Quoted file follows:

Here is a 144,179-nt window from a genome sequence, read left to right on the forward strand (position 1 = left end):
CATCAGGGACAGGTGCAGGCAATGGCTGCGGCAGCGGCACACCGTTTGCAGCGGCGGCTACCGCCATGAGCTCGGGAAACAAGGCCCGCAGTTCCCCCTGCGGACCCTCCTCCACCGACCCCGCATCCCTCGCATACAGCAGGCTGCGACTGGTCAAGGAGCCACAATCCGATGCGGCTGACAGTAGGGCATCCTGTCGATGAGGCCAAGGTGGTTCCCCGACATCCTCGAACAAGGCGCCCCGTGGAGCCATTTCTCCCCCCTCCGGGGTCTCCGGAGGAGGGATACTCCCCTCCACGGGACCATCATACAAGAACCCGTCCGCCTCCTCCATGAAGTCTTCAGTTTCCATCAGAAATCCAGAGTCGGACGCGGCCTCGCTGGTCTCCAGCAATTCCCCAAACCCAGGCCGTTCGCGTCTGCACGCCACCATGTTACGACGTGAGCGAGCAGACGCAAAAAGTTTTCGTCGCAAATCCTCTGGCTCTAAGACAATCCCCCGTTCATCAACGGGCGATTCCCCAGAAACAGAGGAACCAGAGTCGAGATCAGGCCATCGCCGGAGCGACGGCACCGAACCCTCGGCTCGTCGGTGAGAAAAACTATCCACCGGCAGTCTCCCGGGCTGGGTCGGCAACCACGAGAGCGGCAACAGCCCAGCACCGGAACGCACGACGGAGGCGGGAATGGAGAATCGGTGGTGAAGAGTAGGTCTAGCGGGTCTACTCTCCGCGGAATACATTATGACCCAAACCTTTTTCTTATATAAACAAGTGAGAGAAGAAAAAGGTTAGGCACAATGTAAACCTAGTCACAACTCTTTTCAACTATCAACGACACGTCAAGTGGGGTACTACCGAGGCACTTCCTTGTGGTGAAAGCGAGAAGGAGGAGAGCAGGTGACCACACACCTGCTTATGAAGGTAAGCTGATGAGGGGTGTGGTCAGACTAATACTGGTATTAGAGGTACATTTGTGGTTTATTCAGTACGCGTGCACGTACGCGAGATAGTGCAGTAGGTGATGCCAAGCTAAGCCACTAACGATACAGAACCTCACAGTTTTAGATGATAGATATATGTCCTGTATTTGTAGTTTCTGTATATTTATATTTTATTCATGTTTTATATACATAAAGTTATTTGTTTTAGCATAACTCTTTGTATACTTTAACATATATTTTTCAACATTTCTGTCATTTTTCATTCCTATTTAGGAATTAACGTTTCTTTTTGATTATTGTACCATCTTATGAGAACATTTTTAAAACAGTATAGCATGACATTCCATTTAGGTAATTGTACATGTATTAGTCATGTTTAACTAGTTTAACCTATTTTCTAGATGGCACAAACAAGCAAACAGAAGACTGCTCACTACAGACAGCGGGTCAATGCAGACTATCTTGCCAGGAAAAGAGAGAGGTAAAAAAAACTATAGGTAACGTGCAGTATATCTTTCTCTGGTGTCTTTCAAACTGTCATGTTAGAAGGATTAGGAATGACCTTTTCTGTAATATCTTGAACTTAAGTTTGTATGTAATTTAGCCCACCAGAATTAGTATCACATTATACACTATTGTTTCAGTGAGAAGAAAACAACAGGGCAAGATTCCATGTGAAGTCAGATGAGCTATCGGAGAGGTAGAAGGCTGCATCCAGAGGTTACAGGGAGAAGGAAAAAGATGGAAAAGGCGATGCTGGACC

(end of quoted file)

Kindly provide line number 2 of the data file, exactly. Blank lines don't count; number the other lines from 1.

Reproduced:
CATCAGGGACAGGTGCAGGCAATGGCTGCGGCAGCGGCACACCGTTTGCAGCGGCGGCTACCGCCATGAGCTCGGGAAACAAGGCCCGCAGTTCCCCCTGCGGACCCTCCTCCACCGACCCCGCATCCCTCGCATACAGCAGGCTGCGACTGGTCAAGGAGCCACAATCCGATGCGGCTGACAGTAGGGCATCCTGTCGATGAGGCCAAGGTGGTTCCCCGACATCCTCGAACAAGGCGCCCCGTGGAGCCATTTCTCCCCCCTCCGGGGTCTCCGGAGGAGGGATACTCCCCTCCACGGGACCATCATACAAGAACCCGTCCGCCTCCTCCATGAAGTCTTCAGTTTCCATCAGAAATCCAGAGTCGGACGCGGCCTCGCTGGTCTCCAGCAATTCCCCAAACCCAGGCCGTTCGCGTCTGCACGCCACCATGTTACGACGTGAGCGAGCAGACGCAAAAAGTTTTCGTCGCAAATCCTCTGGCTCTAAGACAATCCCCCGTTCATCAACGGGCGATTCCCCAGAAACAGAGGAACCAGAGTCGAGATCAGGCCATCGCCGGAGCGACGGCACCGAACCCTCGGCTCGTCGGTGAGAAAAACTATCCACCGGCAGTCTCCCGGGCTGGGTCGGCAACCACGAGAGCGGCAACAGCCCAGCACCGGAACGCACGACGGAGGCGGGAATGGAGAATCGGTGGTGAAGAGTAGGTCTAGCGGGTCTACTCTCCGCGGAATACATTATGACCCAAACCTTTTTCTTATATAAACAAGTGAGAGAAGAAAAAGGTTAGGCACAATGTAAACCTAGTCACAACTCTTTTCAACTATCAACGACACGTCAAGTGGGGTACTACCGAGGCACTTCCTTGTGGTGAAAGCGAGAAGGAGGAGAGCAGGTGACCACACACCTGCTTATGAAGGTAAGCTGATGAGGGGTGTGGTCAGACTAATACTGGTATTAGAGGTACATTTGTGGTTTATTCAGTACGCGTGCACGTACGCGAGATAGTGCAGTAGGTGATGCCAAGCTAAGCCACTAACGATACAGAACCTCACAGTTTTAGATGATAGATATATGTCCTGTATTTGTAGTTTCTGTATATTTATATTTTATTCATGTTTTATATACATAAAGTTATTTGTTTTAGCATAACTCTTTGTATACTTTAACATATATTTTTCAACATTTCTGTCATTTTTCATTCCTATTTAGGAATTAACGTTTCTTTTTGATTATTGTACCATCTTATGAGAACATTTTTAAAACAGTATAGCATGACATTCCATTTAGGTAATTGTACATGTATTAGTCATGTTTAACTAGTTTAACCTATTTTCTAGATGGCACAAACAAGCAAACAGAAGACTGCTCACTACAGACAGCGGGTCAATGCAGACTATCTTGCCAGGAAAAGAGAGAGGTAAAAAAAACTATAGGTAACGTGCAGTATATCTTTCTCTGGTGTCTTTCAAACTGTCATGTTAGAAGGATTAGGAATGACCTTTTCTGTAATATCTTGAACTTAAGTTTGTATGTAATTTAGCCCACCAGAATTAGTATCACATTATACACTATTGTTTCAGTGAGAAGAAAACAACAGGGCAAGATTCCATGTGAAGTCAGATGAGCTATCGGAGAGGTAGAAGGCTGCATCCAGAGGTTACAGGGAGAAGGAAAAAGATGGAAAAGGCGATGCTGGACC